When Claire, my eighteen-year-old, popped into my study and asked if I wanted to “go do the bikes,” of course I said “yes.” Lately I’d been carrying around my sixty-one years like they were extra-large bags of Kingsford charcoal—the nineteen dollar twofer from Smart and Final—one on each shoulder, not quite the world on top of Atlas, but to me just as heavy. I fished around in a bottom drawer, the one I hadn’t opened in at least five years, and found an ancient pair of cotton gym shorts which I pulled on over my boxers. I was scrunching down the tops of my Dad-socks when Claire flashed into the closet, ready to go. She was wearing matte-black space-age-material leggings and a fluorescent green top, hair in a ponytail, with fresh blush and a bit of something on her eyes, not quite all-business. She gave my saggy shorts a dim look.
“Are they too baggy?” I asked.
After a moment of first-year-in-college calculation she said, “It’ll be dark,” but her voice lacked its usual conviction.
We grabbed towels and water bottles, and headed for the car, me still wondering why anyone would want to ride a bicycle that didn’t go anywhere.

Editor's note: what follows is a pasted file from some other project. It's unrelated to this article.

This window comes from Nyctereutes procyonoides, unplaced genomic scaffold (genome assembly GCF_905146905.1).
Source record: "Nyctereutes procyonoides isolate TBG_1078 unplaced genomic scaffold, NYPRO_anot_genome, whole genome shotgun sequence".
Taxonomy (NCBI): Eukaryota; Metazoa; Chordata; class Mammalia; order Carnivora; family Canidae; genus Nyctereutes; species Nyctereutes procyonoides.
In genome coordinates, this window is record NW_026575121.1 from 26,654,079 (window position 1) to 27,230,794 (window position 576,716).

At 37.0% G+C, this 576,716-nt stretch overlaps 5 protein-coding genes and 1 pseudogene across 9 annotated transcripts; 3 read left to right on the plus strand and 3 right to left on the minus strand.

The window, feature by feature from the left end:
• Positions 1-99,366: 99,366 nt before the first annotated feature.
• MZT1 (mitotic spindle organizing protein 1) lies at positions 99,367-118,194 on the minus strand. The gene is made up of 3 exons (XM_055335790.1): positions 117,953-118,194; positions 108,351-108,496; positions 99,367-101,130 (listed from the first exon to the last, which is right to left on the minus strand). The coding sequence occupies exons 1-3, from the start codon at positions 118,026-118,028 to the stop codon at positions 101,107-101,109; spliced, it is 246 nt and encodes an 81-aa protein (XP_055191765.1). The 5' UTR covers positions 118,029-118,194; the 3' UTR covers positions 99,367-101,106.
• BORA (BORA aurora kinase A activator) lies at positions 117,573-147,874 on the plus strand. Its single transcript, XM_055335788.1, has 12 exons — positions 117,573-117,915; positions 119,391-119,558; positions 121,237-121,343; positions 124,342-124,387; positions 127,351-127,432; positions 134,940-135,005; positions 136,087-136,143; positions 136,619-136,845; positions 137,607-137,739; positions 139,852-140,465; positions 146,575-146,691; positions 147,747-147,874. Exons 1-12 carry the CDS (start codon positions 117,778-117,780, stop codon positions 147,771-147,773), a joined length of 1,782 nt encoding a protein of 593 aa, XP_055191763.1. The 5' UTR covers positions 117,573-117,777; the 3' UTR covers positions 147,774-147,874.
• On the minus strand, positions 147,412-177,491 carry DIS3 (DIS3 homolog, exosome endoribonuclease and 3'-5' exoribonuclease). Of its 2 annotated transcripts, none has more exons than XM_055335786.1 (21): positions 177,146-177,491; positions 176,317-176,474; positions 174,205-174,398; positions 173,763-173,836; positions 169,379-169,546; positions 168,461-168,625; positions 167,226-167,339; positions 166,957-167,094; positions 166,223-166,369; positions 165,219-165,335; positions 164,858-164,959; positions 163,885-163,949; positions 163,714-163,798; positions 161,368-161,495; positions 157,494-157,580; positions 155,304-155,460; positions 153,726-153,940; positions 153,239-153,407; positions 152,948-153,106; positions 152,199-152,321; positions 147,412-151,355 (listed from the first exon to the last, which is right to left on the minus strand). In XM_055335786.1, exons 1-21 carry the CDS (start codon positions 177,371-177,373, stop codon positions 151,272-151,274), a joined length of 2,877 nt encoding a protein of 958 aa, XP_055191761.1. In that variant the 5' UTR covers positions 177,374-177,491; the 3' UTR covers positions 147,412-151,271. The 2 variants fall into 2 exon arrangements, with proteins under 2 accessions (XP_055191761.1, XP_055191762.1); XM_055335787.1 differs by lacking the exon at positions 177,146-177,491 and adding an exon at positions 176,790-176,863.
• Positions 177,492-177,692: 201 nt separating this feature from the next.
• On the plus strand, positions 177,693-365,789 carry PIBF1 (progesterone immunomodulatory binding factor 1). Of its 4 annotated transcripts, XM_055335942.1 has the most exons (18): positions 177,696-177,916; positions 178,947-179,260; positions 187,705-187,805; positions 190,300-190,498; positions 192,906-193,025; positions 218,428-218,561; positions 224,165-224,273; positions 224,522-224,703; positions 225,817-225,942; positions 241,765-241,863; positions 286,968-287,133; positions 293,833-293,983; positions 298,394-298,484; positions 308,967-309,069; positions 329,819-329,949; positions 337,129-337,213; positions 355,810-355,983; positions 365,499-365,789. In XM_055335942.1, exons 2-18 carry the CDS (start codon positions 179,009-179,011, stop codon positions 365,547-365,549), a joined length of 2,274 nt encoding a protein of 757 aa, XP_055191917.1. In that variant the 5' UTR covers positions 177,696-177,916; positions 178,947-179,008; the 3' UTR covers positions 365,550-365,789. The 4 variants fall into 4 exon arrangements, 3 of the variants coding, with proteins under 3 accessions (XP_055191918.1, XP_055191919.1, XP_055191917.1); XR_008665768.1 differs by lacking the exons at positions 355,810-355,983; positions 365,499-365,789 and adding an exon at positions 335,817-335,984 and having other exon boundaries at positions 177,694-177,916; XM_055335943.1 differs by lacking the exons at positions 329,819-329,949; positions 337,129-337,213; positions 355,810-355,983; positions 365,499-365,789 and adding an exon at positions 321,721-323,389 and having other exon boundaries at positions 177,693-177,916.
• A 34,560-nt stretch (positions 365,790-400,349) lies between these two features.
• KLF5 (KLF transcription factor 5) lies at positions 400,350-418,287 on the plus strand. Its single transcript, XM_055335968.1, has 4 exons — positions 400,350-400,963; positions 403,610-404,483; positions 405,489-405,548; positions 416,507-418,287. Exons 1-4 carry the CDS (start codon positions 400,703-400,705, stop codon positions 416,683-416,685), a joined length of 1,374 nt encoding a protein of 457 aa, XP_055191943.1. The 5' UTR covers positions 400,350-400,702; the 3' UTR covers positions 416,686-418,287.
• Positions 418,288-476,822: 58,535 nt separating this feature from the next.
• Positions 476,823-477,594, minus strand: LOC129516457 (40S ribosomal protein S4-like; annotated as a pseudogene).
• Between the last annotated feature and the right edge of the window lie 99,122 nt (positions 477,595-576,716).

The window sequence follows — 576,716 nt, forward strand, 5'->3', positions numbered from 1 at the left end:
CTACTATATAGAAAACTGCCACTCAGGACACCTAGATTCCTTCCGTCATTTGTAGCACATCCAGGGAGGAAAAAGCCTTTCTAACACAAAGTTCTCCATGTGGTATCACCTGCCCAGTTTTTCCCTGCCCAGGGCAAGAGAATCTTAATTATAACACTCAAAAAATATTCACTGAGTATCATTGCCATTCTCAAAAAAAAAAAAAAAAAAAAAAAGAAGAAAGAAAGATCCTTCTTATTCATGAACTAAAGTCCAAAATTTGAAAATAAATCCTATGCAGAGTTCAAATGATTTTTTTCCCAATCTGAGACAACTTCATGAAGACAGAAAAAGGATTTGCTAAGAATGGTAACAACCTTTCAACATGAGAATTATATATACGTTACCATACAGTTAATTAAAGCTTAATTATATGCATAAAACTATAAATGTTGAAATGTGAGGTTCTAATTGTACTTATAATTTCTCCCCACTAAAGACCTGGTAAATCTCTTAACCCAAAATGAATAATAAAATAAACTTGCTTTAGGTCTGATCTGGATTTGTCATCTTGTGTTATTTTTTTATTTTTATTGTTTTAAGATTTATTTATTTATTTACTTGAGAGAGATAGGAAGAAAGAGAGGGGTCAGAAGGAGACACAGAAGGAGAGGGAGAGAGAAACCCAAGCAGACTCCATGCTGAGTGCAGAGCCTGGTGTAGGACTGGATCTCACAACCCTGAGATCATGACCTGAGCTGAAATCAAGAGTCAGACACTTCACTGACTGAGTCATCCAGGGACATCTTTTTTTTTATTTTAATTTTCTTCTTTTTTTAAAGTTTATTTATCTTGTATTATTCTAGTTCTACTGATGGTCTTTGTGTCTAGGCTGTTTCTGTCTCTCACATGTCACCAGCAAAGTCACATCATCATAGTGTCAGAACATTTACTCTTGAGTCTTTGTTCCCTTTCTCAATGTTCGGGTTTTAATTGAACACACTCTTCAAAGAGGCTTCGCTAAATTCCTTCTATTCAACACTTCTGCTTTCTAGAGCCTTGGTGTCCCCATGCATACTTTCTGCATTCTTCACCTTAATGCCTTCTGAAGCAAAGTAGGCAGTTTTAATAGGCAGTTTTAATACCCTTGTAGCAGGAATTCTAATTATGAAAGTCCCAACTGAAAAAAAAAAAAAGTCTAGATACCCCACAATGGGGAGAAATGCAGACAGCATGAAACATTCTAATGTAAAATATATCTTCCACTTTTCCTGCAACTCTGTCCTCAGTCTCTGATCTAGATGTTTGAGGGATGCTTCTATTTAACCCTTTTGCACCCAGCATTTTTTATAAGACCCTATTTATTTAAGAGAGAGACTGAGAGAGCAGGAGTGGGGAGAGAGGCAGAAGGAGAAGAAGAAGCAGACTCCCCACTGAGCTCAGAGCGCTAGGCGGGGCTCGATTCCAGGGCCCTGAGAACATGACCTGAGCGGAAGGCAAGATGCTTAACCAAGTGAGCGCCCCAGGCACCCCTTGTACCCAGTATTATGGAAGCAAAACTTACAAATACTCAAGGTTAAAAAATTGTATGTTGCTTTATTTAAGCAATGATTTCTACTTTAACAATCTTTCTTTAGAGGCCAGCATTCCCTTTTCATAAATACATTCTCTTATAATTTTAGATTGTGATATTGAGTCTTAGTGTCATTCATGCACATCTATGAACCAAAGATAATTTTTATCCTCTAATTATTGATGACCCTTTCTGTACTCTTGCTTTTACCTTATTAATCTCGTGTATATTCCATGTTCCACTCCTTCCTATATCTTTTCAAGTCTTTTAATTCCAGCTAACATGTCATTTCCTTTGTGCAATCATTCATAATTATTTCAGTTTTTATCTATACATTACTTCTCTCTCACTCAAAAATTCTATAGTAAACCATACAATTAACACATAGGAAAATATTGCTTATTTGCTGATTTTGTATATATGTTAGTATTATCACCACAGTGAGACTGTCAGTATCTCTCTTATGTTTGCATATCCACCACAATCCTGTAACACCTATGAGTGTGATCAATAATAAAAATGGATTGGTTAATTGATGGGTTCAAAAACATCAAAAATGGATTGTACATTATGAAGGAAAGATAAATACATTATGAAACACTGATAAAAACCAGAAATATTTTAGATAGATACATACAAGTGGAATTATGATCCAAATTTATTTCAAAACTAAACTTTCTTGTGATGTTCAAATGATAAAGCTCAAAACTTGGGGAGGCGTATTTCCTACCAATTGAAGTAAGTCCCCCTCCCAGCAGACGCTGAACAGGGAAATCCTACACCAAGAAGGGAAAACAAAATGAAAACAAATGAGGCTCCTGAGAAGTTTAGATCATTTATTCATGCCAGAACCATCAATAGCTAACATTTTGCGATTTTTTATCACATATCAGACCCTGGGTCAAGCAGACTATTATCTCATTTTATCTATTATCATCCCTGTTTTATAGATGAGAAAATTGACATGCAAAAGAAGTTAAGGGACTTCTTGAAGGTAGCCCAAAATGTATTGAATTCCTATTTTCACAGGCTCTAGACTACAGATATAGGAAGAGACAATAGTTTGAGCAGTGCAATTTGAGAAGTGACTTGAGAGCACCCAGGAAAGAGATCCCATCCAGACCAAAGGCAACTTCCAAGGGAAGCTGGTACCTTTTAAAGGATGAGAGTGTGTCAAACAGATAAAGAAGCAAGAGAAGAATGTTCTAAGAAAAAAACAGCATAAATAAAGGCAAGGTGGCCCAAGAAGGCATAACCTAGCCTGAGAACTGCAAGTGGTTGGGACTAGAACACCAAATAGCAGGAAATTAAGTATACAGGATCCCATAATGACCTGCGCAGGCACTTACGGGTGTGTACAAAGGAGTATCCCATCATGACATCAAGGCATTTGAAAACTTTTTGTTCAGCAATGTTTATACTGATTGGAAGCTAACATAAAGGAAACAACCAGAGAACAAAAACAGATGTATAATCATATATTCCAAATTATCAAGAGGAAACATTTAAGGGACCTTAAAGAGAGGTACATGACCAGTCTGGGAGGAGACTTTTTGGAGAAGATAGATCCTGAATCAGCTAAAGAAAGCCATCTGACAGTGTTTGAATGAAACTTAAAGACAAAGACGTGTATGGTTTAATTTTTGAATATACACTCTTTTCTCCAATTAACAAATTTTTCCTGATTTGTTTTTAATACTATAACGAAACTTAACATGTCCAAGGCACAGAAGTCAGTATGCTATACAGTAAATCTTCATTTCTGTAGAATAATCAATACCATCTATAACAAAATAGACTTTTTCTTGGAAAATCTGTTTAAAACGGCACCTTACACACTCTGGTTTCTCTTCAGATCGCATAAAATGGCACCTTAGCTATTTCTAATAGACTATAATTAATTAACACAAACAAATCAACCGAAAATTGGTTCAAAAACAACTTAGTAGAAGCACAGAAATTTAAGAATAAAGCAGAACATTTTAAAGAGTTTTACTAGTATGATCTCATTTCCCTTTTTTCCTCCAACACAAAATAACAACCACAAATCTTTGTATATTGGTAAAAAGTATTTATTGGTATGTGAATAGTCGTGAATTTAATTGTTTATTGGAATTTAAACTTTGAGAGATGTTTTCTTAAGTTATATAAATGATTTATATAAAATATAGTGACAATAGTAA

The sense of approaching doom, which often went with my willingness to do my daughters’ every bidding, swelled in me like a swallowed toad as we parked in front of the glass windows and walked past the yin/yang sign into a bright lobby. There, a gaggle of tank-topped and ponytailed women of much less than a certain age were gabbing beneath a lime-green sign that spelled out SOULCYCLE. The aroma of candy lip gloss, female deodorant, and fresh sweat combined into a chlorophyllic waft of life springing anew, causing me to wonder, not for the first time, if there was a characteristic old-guy smell that might emanate from me, despite the Mennen’s stick that I’d layered on beneath my vintage, though freshly laundered, CBGB tee-shirt. I looked to Claire for reassurance and saw that she was already opening like a rose in the fecund humidity. She smiled back like it was her birthday.
“You know, they sell workout shorts here,” she said, “but they all say something about SOULCYCLE, so maybe you don’t want—”
“No problem. Help me find an extra-large.” I tried on some black thing that was a little longer and a little tighter than my current rig and that did in fact have a better look about it.